Session Type: Poster Session D
Session Time: 9:00AM-11:00AM
Background/Purpose: With increased use of musculoskeletal ultrasound (US) among rheumatologists, it will be necessary to understand what additional clinical information may be derived from US joint assessment versus routine clinical assessment in patients with rheumatoid arthritis (RA). Our study aims to gain further insight into this by studying the severity of joint damage in RA patients classified based on their US joint inflammation findings and their disease activity score at 28 joints (DAS28). By comparing with DAS28, this cross-sectional study mimics what happens in routine clinical practice, whereby clinicians often rely on routine clinical measures (like DAS28) for RA disease activity assessment.
Methods: US power Doppler (PD) and grey scale (GS) joint inflammation were graded semi-quantitatively (0-3), while bone erosion was scored dichotomously (Yes=1 or No=0) at each joint recess. Patients were categorized into 4 US patient groups: group 1 (PD positive and GS ≥median score of 35.5); group 2 (PD negative and GS ≥ median score); group 3 (PD positive and GS < median score); group 4 (PD negative and GS < median score). US erosion scores were compared (a) between patients in groups 1 vs. 4, groups 2 vs. 4 and groups 3 vs. 4 and (b) between patients with high ( > 5.1), moderate (≥ 3.2 and ≤ 5.1) and low (≥ 2.6 and < 3.2) DAS28 scores versus those in DAS28 remission (< 2.6). All comparative analyses were performed using the unpaired student’s T-test.
Results: 1080 joints and 1800 joint recesses from bilateral elbows, wrists, ankles and small joints of the hands and feet were scanned in 30 adult RA patients with the following baseline characteristics: 76.7 % Chinese; 93.3% female; mean (SD) DAS28 of 3.58 (1.20); mean (SD) disease duration of 70.3 (61.2) months; 90% on conventional DMARD (methotrexate, sulfasalazine, hydroxychloroquine and/or leflunomide). Table 1 summarizes the comparison of US erosion scores between the 4 ultrasound patient groups. The mean (95% CI) US erosion scores were significantly higher (p=0.026) for groups 1 vs. 4 (9.75 (6.69, 12.81) vs. 3.4 (1.11, 5.69), respectively) with a difference (95% CI) of 6.35 (0.78, 11.83). US erosion scores were, however, not significantly different (P-values all >0.05) for patients in groups 2 vs. 4 and 3 vs. 4. Table 2 summarizes the comparison of US erosion scores between the DAS28 disease severity categories. The US erosion scores of patients with high, moderate and low DAS28 disease severity categories were not significantly different (P-values all >0.05) from that of patients in DAS28 remission.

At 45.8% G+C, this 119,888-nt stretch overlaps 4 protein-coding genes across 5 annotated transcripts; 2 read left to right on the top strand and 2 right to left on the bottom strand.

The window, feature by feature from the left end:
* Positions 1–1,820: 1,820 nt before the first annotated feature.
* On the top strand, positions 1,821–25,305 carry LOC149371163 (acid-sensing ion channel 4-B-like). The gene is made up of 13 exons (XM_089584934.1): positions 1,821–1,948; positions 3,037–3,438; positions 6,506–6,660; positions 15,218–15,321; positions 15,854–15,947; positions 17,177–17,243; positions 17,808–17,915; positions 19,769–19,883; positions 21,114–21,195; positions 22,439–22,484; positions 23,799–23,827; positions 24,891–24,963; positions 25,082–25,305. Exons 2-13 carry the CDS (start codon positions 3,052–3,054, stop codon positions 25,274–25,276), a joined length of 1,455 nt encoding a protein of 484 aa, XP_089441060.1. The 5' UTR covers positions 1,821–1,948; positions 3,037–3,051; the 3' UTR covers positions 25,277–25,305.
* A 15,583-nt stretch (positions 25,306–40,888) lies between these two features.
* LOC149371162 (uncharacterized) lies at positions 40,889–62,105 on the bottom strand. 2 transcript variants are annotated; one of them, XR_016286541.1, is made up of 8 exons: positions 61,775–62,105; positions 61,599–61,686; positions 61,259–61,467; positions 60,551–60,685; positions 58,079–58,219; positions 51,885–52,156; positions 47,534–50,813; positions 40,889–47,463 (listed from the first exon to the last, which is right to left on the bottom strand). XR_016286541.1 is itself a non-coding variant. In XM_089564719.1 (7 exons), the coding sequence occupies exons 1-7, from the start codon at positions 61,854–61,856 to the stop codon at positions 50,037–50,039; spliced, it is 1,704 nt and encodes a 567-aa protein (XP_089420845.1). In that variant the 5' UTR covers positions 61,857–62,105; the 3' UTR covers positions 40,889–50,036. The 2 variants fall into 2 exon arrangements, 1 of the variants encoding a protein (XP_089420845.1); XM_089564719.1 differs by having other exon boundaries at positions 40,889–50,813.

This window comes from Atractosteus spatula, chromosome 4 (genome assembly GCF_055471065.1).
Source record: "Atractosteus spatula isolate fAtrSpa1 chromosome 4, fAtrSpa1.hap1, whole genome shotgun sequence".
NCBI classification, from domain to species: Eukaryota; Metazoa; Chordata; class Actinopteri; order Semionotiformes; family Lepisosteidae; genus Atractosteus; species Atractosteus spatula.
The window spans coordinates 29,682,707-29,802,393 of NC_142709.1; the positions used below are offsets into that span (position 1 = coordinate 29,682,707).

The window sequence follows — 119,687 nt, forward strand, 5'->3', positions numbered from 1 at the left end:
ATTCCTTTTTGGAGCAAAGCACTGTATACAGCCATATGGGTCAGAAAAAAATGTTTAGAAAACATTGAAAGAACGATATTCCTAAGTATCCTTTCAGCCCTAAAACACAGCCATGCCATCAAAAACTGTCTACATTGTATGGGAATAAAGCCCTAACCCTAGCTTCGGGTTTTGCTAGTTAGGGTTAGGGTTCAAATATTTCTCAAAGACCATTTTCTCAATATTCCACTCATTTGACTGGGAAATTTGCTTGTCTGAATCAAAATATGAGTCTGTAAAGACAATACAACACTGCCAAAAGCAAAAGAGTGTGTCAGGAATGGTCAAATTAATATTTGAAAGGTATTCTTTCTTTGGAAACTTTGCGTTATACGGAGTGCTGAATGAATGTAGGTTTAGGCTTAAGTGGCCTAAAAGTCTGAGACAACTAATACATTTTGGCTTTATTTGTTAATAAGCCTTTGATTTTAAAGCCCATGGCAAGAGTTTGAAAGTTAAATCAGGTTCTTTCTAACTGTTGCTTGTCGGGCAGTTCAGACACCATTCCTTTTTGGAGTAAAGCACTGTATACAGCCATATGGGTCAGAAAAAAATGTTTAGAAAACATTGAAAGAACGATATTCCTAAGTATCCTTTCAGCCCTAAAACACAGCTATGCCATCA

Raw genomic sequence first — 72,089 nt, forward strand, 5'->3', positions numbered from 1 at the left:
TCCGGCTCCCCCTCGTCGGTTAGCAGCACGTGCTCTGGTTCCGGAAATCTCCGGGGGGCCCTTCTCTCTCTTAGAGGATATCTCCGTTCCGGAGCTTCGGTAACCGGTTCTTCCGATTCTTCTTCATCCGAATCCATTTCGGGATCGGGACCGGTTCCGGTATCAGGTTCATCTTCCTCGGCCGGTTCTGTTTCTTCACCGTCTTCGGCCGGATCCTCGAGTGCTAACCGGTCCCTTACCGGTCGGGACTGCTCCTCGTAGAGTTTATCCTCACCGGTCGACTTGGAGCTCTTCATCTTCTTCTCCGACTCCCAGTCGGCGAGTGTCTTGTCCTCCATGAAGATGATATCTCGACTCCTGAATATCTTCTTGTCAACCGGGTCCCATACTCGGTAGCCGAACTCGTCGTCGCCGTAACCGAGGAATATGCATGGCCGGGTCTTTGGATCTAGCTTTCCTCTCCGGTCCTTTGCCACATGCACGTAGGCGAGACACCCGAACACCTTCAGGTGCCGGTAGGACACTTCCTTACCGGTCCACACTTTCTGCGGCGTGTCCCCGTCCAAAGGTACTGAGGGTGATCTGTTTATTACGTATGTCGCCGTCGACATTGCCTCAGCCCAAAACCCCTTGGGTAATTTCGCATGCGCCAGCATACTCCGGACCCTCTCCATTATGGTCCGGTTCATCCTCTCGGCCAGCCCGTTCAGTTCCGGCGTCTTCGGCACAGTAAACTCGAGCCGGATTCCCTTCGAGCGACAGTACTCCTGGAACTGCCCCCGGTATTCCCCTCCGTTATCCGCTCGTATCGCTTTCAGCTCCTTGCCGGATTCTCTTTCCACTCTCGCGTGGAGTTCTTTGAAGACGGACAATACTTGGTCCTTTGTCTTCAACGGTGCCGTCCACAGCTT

Conclusion: US joint inflammation assessment – and not DAS28 – is reflective of the severity of joint damage in RA patients. Specifically, the severity of US-detected bone erosions was significantly greater when both positive PD and a greater degree of GS joint inflammation were present. This association was not observed when either component was absent. Given this advantage of US joint inflammation assessment over DAS28 assessment, the former may potentially help identify RA patients with a more aggressive disease course requiring more intensive treatment, although this will need to be further evaluated in future studies.
To cite this abstract in AMA style:Tan Y, Li H, Allen Jr J, Thumboo J. Ultrasound Joint Inflammation but Not Disease Activity Score at 28 Joints Is Reflective of the Severity of Joint Damage in Patients with Rheumatoid Arthritis [abstract]. Arthritis Rheumatol. 2020; 72 (suppl 10). https://acrabstracts.org/abstract/ultrasound-joint-inflammation-but-not-disease-activity-score-at-28-joints-is-reflective-of-the-severity-of-joint-damage-in-patients-with-rheumatoid-arthritis/. Accessed November 27, 2020.
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ACR Meeting Abstracts - https://acrabstracts.org/abstract/ultrasound-joint-inflammation-but-not-disease-activity-score-at-28-joints-is-reflective-of-the-severity-of-joint-damage-in-patients-with-rheumatoid-arthritis/